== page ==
Sanding and Primer

Ok, you’ve cleaned your cabinets and finished removing doors, drawers, and hardware. The prep work is done, and you’re ready to paint, right? Well, not quite. 

The next step is to sand the surfaces of your cabinets and apply a base coat of primer. Both parts of this step will allow you to apply thin layers of paint that will not only look better, but will last longer and prevent chipping or scratching over time. 

Sanding ensures that the surface is smooth and paint will go on evenly in thin layers that will make your cabinets look great. Primer helps the paint stick to the surface and makes it so that fewer layers of paint are needed to cover the entire surface. 


Kitchen and bathroom cabinets require more than just the paint itself. With daily use, these surfaces need a bit more protection, which is where the curing process comes in. There are different types of finishes for cabinet painting, but the most common for wood cabinets are lacquer and alkyne. 

Alkyne and lacquer are very similar, but there are some pros and cons to each of them. Lacquer is more widely used because of its ease of use. However, like paint, lacquer can become brittle over time and eventually start to crack or peel. Alkyne is more difficult to work with, but is a bit thicker and more durable than lacquer as time goes on.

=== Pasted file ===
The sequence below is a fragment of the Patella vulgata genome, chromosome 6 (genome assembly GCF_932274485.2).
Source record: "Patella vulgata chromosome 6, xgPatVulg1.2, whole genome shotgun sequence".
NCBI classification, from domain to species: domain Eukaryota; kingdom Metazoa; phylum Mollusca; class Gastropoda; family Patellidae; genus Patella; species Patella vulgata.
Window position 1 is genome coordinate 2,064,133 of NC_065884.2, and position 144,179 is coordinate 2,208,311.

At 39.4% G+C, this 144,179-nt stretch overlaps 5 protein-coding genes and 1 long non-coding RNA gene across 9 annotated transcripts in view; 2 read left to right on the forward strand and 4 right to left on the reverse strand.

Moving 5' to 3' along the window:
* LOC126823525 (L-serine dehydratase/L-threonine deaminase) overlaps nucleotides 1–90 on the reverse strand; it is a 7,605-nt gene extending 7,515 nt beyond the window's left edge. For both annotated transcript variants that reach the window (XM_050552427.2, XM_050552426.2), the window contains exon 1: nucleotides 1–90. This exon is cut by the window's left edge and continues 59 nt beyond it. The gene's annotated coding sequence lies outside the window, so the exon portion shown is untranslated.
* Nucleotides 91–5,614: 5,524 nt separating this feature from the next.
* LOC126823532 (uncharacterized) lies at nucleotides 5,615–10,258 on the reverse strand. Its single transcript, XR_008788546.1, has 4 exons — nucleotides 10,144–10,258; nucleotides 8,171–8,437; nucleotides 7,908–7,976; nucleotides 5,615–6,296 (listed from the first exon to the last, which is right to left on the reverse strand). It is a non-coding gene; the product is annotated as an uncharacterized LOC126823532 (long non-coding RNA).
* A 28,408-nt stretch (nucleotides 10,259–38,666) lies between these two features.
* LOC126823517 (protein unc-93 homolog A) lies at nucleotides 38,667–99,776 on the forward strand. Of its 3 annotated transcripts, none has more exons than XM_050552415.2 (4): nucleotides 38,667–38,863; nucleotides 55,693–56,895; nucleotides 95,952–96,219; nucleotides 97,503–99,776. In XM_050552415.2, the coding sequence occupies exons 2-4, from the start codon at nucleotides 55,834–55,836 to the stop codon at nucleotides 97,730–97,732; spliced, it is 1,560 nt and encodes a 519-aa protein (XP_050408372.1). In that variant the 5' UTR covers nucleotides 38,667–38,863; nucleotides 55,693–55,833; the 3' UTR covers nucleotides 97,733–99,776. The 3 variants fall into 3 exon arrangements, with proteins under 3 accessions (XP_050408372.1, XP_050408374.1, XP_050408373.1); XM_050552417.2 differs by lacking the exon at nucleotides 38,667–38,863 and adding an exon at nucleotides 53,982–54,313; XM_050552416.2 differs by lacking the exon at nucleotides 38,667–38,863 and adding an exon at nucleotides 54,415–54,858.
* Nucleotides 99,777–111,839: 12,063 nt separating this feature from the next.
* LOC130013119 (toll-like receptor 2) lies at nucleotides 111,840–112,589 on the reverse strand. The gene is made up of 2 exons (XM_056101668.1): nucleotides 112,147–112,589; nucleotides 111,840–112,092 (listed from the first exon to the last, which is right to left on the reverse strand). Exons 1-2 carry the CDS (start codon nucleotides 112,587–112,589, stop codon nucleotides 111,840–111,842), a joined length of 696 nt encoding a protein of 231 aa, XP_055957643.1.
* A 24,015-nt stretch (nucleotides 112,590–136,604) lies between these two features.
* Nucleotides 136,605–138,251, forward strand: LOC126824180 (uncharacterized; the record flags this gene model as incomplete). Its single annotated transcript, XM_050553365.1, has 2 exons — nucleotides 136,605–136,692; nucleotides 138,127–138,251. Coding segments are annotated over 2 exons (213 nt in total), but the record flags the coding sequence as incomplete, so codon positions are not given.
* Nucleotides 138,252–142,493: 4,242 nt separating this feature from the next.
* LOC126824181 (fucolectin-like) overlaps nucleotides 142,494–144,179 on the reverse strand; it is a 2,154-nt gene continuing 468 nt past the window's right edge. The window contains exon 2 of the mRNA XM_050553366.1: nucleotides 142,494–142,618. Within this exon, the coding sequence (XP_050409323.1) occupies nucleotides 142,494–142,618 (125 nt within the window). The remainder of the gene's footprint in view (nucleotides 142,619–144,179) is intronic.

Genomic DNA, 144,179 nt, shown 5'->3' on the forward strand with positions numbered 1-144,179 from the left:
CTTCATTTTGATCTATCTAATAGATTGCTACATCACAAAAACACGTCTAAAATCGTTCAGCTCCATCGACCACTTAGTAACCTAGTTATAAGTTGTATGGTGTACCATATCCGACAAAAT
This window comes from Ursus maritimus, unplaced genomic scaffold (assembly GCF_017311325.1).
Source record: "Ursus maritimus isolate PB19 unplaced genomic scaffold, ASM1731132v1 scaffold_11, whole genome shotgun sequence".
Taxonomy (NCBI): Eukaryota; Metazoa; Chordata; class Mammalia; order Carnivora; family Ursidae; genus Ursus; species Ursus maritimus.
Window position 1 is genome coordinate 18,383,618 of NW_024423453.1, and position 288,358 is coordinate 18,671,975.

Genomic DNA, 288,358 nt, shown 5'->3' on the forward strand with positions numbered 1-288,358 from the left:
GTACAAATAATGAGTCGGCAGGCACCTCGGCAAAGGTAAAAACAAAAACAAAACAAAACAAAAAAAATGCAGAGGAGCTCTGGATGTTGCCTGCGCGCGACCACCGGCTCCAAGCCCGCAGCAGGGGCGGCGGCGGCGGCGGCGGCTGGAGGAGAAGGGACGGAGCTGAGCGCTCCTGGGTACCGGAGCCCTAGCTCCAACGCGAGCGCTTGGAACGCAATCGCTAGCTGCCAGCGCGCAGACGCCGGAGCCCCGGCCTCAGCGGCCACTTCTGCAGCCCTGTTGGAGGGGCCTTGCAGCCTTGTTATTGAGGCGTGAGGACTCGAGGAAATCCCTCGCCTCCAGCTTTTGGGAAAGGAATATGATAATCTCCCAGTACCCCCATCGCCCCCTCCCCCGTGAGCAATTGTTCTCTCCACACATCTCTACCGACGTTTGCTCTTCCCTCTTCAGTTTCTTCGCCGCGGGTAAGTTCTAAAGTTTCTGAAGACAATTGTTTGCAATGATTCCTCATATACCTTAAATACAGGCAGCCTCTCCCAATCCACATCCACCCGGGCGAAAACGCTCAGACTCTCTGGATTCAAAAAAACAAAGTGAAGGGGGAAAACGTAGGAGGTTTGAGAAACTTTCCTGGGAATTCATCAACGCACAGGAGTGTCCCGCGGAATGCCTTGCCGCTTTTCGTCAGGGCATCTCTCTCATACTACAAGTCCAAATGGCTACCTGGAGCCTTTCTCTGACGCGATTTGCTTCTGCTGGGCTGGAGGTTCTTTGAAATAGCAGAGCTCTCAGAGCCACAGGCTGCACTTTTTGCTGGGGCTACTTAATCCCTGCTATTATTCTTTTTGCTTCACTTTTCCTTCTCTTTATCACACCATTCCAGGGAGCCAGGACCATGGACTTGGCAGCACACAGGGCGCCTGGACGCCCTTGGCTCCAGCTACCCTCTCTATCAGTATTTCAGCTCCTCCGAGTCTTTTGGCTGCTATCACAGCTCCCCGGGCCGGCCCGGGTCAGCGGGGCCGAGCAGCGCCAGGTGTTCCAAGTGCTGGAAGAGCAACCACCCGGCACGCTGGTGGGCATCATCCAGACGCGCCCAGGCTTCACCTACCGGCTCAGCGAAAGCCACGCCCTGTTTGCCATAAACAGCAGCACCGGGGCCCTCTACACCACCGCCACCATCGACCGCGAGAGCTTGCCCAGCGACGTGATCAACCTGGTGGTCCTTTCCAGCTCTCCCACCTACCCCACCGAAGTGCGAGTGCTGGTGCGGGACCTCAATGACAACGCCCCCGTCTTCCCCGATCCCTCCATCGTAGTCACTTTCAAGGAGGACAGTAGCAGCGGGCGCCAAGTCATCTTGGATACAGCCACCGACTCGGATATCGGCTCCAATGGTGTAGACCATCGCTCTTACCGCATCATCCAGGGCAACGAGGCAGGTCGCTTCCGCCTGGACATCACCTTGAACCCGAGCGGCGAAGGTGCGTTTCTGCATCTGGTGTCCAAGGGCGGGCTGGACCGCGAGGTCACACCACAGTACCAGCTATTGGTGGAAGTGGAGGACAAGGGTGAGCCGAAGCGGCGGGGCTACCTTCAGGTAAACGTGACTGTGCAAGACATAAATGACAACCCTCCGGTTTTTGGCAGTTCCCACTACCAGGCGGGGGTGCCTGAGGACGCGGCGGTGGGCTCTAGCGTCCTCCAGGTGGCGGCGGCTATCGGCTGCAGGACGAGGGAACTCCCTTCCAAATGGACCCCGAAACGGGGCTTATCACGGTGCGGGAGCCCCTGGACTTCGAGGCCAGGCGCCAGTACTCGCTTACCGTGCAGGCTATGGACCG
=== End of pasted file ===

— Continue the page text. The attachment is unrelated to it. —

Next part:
Whichever material you choose, finishes are essential to making your cabinet painting complete and looking beautiful. 

Allen Brothers Cabinet Painting will do it right!

Located in Bluffdale and serving the surrounding areas of Salt Lake City, such as West Jordan, South Jordan, Sandy, and Draper, Allen Brothers Cabinet Painting can help with all your cabinet painting, refinishing, or restoring needs. Their expert team provides professional services and products to save time and money while guaranteeing customer satisfaction. 

If you or someone you know is interested in updating your kitchen or bathroom cabinets, make sure you call Allen Brothers Cabinet Painting. Get a quote within 24 hours when you contact us today!